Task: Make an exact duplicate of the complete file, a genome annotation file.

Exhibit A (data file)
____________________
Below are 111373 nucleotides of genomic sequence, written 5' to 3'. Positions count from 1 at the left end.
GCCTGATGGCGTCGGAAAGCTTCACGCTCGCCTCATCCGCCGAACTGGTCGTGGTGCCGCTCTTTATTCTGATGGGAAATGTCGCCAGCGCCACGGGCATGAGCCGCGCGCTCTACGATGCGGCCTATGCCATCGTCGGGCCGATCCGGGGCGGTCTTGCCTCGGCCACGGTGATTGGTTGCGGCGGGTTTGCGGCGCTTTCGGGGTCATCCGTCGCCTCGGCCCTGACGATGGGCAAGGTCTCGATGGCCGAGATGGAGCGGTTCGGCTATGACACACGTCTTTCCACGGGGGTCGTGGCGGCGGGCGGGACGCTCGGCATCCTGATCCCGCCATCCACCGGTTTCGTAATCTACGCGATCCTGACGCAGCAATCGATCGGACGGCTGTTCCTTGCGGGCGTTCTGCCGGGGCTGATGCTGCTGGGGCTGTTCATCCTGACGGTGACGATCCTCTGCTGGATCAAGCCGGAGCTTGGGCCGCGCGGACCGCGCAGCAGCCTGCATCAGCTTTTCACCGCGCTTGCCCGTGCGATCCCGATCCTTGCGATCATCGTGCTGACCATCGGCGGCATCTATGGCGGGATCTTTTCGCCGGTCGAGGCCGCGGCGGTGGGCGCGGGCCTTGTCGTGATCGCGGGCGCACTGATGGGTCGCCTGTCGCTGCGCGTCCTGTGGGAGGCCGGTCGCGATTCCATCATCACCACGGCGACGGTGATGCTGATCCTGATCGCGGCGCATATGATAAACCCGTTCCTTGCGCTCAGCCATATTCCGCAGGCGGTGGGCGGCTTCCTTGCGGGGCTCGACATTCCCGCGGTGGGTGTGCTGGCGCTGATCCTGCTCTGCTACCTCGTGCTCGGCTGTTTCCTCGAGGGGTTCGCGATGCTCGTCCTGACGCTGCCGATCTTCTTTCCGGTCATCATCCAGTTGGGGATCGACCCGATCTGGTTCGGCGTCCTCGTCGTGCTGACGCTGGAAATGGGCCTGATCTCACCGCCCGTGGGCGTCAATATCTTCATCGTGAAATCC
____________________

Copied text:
Below are 111373 nucleotides of genomic sequence, written 5' to 3'. Positions count from 1 at the left end.
GCCTGATGGCGTCGGAAAGCTTCACGCTCGCCTCATCCGCCGAACTGGTCGTGGTGCCGCTCTTTATTCTGATGGGAAATGTCGCCAGCGCCACGGGCATGAGCCGCGCGCTCTACGATGCGGCCTATGCCATCGTCGGGCCGATCCGGGGCGGTCTTGCCTCGGCCACGGTGATTGGTTGCGGCGGGTTTGCGGCGCTTTCGGGGTCATCCGTCGCCTCGGCCCTGACGATGGGCAAGGTCTCGATGGCCGAGATGGAGCGGTTCGGCTATGACACACGTCTTTCCACGGGGGTCGTGGCGGCGGGCGGGACGCTCGGCATCCTGATCCCGCCATCCACCGGTTTCGTAATCTACGCGATCCTGACGCAGCAATCGATCGGACGGCTGTTCCTTGCGGGCGTTCTGCCGGGGCTGATGCTGCTGGGGCTGTTCATCCTGACGGTGACGATCCTCTGCTGGATCAAGCCGGAGCTTGGGCCGCGCGGACCGCGCAGCAGCCTGCATCAGCTTTTCACCGCGCTTGCCCGTGCGATCCCGATCCTTGCGATCATCGTGCTGACCATCGGCGGCATCTATGGCGGGATCTTTTCGCCGGTCGAGGCCGCGGCGGTGGGCGCGGGCCTTGTCGTGATCGCGGGCGCACTGATGGGTCGCCTGTCGCTGCGCGTCCTGTGGGAGGCCGGTCGCGATTCCATCATCACCACGGCGACGGTGATGCTGATCCTGATCGCGGCGCATATGATAAACCCGTTCCTTGCGCTCAGCCATATTCCGCAGGCGGTGGGCGGCTTCCTTGCGGGGCTCGACATTCCCGCGGTGGGTGTGCTGGCGCTGATCCTGCTCTGCTACCTCGTGCTCGGCTGTTTCCTCGAGGGGTTCGCGATGCTCGTCCTGACGCTGCCGATCTTCTTTCCGGTCATCATCCAGTTGGGGATCGACCCGATCTGGTTCGGCGTCCTCGTCGTGCTGACGCTGGAAATGGGCCTGATCTCACCGCCCGTGGGCGTCAATATCTTCATCGTGAAATCC